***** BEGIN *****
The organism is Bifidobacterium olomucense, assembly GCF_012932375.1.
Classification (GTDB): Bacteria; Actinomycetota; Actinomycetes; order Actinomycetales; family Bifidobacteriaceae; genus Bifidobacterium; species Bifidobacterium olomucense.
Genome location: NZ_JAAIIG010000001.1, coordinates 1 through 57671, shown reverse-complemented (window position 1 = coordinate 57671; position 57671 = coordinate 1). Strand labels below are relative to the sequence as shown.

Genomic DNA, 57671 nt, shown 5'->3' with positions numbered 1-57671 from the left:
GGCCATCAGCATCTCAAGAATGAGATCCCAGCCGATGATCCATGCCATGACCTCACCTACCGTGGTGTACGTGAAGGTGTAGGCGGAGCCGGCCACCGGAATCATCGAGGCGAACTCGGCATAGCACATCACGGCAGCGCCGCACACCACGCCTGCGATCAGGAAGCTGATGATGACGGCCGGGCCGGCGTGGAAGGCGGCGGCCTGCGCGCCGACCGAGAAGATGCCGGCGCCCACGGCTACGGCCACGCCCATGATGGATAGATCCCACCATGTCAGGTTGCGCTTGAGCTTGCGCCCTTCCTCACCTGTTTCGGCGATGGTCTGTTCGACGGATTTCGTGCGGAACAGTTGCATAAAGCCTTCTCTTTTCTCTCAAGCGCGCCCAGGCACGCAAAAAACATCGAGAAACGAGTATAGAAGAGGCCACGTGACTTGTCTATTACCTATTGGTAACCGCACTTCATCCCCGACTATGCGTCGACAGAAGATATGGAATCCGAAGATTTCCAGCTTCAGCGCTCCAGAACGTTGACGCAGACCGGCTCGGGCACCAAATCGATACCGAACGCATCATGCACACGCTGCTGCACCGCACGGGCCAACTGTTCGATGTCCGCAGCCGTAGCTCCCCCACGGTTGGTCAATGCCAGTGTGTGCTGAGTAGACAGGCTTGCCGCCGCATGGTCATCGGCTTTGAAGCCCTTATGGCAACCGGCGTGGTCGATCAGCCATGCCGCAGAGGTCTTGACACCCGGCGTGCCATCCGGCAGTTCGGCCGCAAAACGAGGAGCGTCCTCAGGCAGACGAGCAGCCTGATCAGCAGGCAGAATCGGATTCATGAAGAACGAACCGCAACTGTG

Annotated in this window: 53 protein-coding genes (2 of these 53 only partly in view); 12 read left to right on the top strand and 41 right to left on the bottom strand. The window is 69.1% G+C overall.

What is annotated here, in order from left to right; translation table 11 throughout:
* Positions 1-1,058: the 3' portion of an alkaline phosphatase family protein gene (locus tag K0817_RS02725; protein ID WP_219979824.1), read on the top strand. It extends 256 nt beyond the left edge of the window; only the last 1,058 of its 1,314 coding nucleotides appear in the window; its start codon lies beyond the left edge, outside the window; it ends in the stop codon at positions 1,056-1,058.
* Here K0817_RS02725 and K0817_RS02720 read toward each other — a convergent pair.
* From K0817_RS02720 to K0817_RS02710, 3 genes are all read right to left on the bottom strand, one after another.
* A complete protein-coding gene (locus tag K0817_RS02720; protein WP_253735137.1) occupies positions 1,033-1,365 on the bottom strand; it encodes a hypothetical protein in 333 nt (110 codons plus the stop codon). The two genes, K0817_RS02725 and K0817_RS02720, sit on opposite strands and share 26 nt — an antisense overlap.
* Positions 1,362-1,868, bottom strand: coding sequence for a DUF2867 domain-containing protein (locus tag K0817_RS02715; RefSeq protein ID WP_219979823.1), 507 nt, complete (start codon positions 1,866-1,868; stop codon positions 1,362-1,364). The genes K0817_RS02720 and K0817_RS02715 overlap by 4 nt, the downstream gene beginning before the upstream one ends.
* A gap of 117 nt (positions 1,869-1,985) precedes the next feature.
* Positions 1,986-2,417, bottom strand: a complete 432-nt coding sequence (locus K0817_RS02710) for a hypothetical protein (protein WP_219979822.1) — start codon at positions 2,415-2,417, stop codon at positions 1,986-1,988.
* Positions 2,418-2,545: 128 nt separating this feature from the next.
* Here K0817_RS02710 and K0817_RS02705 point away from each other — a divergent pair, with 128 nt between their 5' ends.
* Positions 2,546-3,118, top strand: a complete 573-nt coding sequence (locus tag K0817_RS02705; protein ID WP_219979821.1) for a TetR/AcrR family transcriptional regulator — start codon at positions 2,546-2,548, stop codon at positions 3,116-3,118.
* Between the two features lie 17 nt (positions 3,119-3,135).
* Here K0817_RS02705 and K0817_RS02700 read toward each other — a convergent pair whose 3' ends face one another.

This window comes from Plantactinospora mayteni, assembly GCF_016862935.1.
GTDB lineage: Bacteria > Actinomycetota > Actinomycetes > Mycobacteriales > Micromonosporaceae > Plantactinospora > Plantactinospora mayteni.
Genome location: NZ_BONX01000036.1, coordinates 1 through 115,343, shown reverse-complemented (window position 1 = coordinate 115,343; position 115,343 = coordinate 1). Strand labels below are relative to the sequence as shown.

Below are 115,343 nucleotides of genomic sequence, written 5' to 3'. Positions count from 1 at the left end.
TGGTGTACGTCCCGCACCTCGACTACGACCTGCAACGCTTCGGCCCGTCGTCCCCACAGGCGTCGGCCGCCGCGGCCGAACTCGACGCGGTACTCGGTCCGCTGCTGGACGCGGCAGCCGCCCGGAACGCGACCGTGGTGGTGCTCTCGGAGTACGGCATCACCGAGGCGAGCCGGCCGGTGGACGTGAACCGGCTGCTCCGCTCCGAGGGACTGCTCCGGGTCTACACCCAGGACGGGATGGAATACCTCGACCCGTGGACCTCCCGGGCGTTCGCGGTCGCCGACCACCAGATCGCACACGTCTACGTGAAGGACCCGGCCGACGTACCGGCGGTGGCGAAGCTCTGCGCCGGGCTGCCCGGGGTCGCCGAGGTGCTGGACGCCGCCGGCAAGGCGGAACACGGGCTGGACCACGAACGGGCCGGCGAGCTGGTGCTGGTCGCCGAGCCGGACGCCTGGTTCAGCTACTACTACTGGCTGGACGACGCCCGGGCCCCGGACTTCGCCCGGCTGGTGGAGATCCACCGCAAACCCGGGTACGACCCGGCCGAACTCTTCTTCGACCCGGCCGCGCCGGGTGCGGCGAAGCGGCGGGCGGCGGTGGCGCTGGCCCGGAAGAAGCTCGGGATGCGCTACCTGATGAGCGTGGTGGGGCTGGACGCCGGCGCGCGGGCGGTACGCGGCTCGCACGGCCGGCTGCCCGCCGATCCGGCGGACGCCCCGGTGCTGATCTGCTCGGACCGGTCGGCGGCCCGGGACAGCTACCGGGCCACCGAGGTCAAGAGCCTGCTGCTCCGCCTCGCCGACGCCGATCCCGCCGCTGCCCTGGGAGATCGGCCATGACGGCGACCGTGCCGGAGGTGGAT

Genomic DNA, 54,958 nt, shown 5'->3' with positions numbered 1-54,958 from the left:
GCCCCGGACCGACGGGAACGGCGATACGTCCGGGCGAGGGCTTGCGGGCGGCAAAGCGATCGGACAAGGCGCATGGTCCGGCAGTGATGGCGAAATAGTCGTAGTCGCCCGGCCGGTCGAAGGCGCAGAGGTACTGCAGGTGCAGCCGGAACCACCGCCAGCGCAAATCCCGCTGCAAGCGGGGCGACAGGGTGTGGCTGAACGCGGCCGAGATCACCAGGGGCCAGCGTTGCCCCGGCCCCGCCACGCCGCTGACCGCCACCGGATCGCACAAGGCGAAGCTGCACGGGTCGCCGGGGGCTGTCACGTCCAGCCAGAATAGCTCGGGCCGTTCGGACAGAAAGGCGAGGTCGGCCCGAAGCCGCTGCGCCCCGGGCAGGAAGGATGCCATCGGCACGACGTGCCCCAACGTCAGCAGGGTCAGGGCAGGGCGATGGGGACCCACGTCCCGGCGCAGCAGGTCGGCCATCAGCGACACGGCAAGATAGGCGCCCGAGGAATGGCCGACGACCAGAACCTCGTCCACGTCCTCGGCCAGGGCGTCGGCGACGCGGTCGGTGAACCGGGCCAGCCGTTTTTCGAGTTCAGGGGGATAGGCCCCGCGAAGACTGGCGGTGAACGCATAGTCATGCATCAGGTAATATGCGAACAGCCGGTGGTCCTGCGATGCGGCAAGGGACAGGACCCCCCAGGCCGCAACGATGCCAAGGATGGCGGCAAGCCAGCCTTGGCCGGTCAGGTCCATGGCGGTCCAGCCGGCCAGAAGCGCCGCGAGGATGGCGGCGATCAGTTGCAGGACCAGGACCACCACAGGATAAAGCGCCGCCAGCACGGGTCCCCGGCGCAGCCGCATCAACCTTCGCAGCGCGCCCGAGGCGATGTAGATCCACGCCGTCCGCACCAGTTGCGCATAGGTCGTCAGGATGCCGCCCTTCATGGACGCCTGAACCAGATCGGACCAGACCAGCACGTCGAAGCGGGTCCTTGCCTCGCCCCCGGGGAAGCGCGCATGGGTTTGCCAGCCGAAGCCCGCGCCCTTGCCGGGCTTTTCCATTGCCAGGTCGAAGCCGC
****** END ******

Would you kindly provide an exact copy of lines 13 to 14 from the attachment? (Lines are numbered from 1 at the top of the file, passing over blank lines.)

* A gap of 117 nt (positions 1,869-1,985) precedes the next feature.
* Positions 1,986-2,417, bottom strand: a complete 432-nt coding sequence (locus K0817_RS02710) for a hypothetical protein (protein WP_219979822.1) — start codon at positions 2,415-2,417, stop codon at positions 1,986-1,988.